Ms Jo Zalea Matias
(email at email@example.com)
Beyond the Warrior and the Maiden: Gendered Identities in Western Iron Age Europe
Wife, mother, queen, warrior, king, protector – such images, encapsulated in icons from Boudica to the statue of the Dying Gaul from Pergamum have been integral to visions of Iron Age Europe. Though the period has not been defined or seen as such, such images have rendered it inherently gendered. While gender studies have been examined in archaeology, anthropology, and sociology, the nature and construction of gendered identities have rarely been considered in European Iron Age archaeology. Existing studies associate gender with women, neglecting the fluidity of gender identity beyond sex and ignoring its connection with other aspects of identity. Additionally, classical depictions of Iron Age people continue to mould perceptions of uniform “Celtic” genders both past and present. The enduring influence of 19th and 20th century attitudes towards gender roles has created simplistic social models of the period, emphasizing the need for clearer concepts of gender identities. Through a multidisciplinary incorporating osteological and archaeological evidence, classical sources, and anthropological and sociological approaches, this dissertation will use Iron Age Europe as a lens through which to re-conceptualize our approaches to gender identities within archaeology and beyond.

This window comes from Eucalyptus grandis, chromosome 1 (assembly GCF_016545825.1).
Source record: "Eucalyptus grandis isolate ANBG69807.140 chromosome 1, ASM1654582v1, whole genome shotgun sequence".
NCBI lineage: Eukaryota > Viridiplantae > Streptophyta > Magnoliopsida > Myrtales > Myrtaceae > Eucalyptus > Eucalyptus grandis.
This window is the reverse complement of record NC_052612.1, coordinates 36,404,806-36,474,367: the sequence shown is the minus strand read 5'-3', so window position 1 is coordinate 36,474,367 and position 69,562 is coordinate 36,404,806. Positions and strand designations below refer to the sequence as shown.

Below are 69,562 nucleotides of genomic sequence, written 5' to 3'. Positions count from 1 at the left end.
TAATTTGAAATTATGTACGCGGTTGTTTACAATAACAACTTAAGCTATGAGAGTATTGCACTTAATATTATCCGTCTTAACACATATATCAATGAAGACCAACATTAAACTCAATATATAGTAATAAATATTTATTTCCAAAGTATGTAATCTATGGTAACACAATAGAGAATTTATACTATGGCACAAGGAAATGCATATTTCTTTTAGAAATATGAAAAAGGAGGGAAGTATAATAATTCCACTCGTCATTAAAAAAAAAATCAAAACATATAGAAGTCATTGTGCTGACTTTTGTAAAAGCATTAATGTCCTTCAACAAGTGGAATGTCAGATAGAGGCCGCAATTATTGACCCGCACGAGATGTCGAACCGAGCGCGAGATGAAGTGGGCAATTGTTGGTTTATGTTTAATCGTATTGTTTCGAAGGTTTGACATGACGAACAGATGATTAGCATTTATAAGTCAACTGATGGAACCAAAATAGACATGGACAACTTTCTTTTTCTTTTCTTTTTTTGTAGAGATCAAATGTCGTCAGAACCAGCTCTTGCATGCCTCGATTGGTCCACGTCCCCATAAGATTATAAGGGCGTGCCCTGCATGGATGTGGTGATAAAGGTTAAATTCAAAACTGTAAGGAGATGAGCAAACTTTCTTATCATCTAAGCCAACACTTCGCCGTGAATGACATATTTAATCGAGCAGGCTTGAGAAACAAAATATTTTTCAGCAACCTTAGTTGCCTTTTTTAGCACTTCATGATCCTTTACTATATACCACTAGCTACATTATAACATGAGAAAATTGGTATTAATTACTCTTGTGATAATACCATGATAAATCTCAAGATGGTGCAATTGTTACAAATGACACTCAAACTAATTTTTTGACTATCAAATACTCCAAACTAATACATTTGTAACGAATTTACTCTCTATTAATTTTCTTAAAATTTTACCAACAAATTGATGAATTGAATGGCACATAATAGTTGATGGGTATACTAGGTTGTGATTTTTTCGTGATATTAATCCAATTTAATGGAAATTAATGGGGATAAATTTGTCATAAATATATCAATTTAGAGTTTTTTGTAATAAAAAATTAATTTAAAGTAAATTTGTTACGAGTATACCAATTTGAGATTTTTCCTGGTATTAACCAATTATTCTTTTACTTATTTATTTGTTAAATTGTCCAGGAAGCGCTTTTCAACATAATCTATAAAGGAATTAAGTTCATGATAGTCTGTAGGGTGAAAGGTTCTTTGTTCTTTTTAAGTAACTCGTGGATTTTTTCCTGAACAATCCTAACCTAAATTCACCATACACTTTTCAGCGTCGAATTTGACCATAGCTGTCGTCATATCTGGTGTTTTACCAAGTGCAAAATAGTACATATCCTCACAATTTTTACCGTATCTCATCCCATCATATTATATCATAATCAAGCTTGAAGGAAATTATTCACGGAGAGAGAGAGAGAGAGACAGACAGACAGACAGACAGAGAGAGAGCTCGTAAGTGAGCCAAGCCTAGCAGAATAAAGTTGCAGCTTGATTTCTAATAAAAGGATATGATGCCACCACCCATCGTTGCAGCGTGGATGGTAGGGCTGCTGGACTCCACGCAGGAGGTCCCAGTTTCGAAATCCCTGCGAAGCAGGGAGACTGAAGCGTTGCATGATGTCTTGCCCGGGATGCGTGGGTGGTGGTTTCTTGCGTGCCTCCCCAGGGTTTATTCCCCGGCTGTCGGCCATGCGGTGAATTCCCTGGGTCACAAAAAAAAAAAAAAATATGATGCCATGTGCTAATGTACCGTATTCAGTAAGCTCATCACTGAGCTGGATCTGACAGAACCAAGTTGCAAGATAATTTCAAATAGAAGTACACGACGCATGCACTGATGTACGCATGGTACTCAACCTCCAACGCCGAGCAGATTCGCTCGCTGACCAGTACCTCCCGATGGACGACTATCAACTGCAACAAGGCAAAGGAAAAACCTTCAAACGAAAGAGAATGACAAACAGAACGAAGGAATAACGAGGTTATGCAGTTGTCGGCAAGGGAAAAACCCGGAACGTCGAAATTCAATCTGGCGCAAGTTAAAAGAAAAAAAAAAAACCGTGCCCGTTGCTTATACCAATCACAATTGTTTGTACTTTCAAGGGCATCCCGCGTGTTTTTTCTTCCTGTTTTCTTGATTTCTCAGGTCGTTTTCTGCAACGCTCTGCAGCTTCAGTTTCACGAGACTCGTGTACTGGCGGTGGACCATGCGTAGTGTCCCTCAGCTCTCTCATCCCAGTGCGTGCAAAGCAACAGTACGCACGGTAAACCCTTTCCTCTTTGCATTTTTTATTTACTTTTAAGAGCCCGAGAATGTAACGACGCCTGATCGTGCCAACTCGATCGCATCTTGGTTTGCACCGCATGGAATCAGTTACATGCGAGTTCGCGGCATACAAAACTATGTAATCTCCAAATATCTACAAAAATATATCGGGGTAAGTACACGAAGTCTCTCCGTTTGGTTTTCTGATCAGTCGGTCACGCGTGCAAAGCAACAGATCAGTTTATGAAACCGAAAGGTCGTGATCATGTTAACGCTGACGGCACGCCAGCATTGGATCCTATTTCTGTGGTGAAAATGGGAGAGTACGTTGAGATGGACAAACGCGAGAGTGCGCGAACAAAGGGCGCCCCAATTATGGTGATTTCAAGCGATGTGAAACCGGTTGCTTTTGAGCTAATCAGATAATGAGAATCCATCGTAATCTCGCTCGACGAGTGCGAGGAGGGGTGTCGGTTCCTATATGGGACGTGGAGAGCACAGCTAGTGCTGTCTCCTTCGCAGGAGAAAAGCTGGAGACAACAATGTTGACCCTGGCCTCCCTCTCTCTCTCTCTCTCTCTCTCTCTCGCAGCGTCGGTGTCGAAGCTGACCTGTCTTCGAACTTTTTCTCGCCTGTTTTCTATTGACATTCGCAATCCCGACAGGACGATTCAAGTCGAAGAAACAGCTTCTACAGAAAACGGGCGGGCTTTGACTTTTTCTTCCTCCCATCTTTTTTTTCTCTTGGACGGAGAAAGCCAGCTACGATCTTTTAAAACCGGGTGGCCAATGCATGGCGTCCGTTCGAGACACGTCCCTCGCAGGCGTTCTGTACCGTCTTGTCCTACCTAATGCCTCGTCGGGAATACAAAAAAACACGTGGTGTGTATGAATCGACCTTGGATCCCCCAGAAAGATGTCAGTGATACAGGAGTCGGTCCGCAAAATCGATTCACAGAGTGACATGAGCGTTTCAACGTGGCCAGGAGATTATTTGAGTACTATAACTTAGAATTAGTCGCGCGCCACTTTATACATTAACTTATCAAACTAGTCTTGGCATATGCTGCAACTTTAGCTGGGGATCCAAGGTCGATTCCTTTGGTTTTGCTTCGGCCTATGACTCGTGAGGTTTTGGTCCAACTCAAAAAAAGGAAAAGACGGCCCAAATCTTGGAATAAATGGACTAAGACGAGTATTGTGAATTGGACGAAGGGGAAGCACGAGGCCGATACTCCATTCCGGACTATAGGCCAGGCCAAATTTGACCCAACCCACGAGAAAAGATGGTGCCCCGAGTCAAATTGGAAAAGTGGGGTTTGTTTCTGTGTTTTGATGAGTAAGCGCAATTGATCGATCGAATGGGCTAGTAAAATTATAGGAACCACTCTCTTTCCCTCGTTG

Co-coordinator for the 2011 Iron Age Research Student Seminar at Durham University